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Inferior vena cava filters (IVC filters) are designed to help patients recovering from surgeries by preventing blood clots from traveling to their lungs and heart which can potentially damage tissue or can even be fatal. These devices are inserted into the largest vein in the body, located in the abdomen. However, many patients are finding out that these filters may be more harmful than the initial threat of blood clots.
An IVC filter is made up of several pointed prongs that form a cage like structure to catch blood clot fragments. If a prong comes loose or if the entire device detaches from the vein, a blood vessel can be punctured, the filter can shift or migrate damaging surrounding tissue, the prongs can break off and can lodge into the heart, lungs or other organs, and some cases have shown that these devices can even cause blood clots. These conditions can cause long term damage or even death.
In 2003, IVC filters were fast-tracked through the FDA since they were similar to previous products. By 2010, the FDA had received over 921 separate adverse effects reports from patients who experienced problems with the device dislodging, fracturing, migrating and more. Patients have reported to the FDA that their filters have fractured causing prongs to lodge in the lower lumbar of the spine, the small intestines, and punctured veins and organs. One California women even had an IVC filter prong lodge in her heart and is unable to undergo surgery due to the risk. Clearly, these are all painful and life threatening conditions.
Currently, there are over 6,000 lawsuits pending in federal court because the various IVC companies knew their products were defective and yet they continued to sell them without telling patients and doctors about the potential risks. One bellwether case was recently awarded while three more are scheduled for 2018:
The U.S. District Court in Arizona has ordered C.R. Bard Inc. – which was acquired by company Becton, Dickinson (BD) – to pay $3.6 million in damages to Sherr-Una Booker of Georgia who experienced medical complications due to having a defective IVC filter. The G2 IVC filter implant fractured inside her body and perforated her inferior vena cava. The jury required Bard to pay Ms. Booker $1.6 million (80% of the $2 million in total compensatory damages) for failure to warn of the dangers of the filter and also ordered Bard to pay $2 million in punitive damages. This is the first case in more than 3,600 bellwether trials involving Bard’s IVC filters.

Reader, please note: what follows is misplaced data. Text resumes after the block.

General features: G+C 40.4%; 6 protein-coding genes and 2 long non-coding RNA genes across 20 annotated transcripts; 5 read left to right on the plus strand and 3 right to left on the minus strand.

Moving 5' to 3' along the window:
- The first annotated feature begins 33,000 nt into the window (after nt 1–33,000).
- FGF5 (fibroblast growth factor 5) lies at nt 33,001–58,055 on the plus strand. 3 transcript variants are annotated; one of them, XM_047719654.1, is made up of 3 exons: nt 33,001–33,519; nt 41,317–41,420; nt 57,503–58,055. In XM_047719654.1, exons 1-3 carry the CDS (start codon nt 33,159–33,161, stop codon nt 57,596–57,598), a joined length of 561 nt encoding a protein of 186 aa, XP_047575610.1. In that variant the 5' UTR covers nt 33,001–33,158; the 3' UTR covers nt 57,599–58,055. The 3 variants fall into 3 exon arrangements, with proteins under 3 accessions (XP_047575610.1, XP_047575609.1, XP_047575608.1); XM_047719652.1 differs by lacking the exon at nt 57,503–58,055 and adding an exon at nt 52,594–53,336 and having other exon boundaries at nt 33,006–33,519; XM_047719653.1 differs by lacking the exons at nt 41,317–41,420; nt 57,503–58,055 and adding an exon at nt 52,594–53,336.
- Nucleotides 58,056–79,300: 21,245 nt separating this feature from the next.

The next trial is set to take place on May 15, 2018 involving plaintiff Doris Jones. Mrs. Jones was given a Bard Eclipse IVC filter which fractured and caused a prong to lodge in her right pulmonary artery. The filter was removed but a fractured IVC filter limb still remains in place.
A third IVC bellwether case is scheduled to start on September 10, 2018 and a final bellwether trial is set to occur on November 5, 2018. The outcome of these combined cases will help to determine how the other claims against Bard will be settled and numerous new claims are being filed daily.
IVC filters evidently have several dangerous adverse effects that can not only cause great pain and suffering, but may have lethal repercussions. If you or a loved one has experienced any one of these adverse effects and had a Bard, Cook or Greenfield IVC filter implanted after 2003, you may be able to make a claim. Thousands of people who have been injured are joining together to voice their complaints against the manufacturers of these unsafe medical devices. Contact us today to see if we are able to help you.
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